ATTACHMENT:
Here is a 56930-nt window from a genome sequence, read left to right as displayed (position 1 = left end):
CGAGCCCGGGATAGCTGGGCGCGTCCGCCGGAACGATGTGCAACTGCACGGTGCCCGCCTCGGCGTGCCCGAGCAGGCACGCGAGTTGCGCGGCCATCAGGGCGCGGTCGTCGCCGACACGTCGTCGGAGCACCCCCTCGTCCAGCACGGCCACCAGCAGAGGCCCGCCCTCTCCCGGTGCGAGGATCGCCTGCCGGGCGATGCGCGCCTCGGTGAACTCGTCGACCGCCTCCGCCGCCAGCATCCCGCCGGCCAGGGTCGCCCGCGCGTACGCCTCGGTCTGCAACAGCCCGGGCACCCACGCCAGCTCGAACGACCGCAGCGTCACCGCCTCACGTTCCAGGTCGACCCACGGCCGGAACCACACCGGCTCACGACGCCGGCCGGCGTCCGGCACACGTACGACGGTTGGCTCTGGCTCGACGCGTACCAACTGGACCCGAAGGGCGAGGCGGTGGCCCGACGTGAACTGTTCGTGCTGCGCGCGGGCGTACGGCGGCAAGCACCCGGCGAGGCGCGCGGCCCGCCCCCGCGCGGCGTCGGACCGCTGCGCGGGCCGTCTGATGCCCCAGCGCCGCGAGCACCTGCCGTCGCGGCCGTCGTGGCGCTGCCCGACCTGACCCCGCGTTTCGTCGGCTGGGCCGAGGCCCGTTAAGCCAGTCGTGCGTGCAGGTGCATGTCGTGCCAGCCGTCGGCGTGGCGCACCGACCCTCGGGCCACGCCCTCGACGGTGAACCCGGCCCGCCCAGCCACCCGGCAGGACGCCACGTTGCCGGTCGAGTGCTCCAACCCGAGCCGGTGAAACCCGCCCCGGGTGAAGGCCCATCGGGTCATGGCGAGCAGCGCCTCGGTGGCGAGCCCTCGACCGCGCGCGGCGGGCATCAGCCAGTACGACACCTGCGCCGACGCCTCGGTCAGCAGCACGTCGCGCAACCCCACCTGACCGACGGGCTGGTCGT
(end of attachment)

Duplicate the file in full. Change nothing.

Here is a 56930-nt window from a genome sequence, read left to right as displayed (position 1 = left end):
CGAGCCCGGGATAGCTGGGCGCGTCCGCCGGAACGATGTGCAACTGCACGGTGCCCGCCTCGGCGTGCCCGAGCAGGCACGCGAGTTGCGCGGCCATCAGGGCGCGGTCGTCGCCGACACGTCGTCGGAGCACCCCCTCGTCCAGCACGGCCACCAGCAGAGGCCCGCCCTCTCCCGGTGCGAGGATCGCCTGCCGGGCGATGCGCGCCTCGGTGAACTCGTCGACCGCCTCCGCCGCCAGCATCCCGCCGGCCAGGGTCGCCCGCGCGTACGCCTCGGTCTGCAACAGCCCGGGCACCCACGCCAGCTCGAACGACCGCAGCGTCACCGCCTCACGTTCCAGGTCGACCCACGGCCGGAACCACACCGGCTCACGACGCCGGCCGGCGTCCGGCACACGTACGACGGTTGGCTCTGGCTCGACGCGTACCAACTGGACCCGAAGGGCGAGGCGGTGGCCCGACGTGAACTGTTCGTGCTGCGCGCGGGCGTACGGCGGCAAGCACCCGGCGAGGCGCGCGGCCCGCCCCCGCGCGGCGTCGGACCGCTGCGCGGGCCGTCTGATGCCCCAGCGCCGCGAGCACCTGCCGTCGCGGCCGTCGTGGCGCTGCCCGACCTGACCCCGCGTTTCGTCGGCTGGGCCGAGGCCCGTTAAGCCAGTCGTGCGTGCAGGTGCATGTCGTGCCAGCCGTCGGCGTGGCGCACCGACCCTCGGGCCACGCCCTCGACGGTGAACCCGGCCCGCCCAGCCACCCGGCAGGACGCCACGTTGCCGGTCGAGTGCTCCAACCCGAGCCGGTGAAACCCGCCCCGGGTGAAGGCCCATCGGGTCATGGCGAGCAGCGCCTCGGTGGCGAGCCCTCGACCGCGCGCGGCGGGCATCAGCCAGTACGACACCTGCGCCGACGCCTCGGTCAGCAGCACGTCGCGCAACCCCACCTGACCGACGGGCTGGTCGT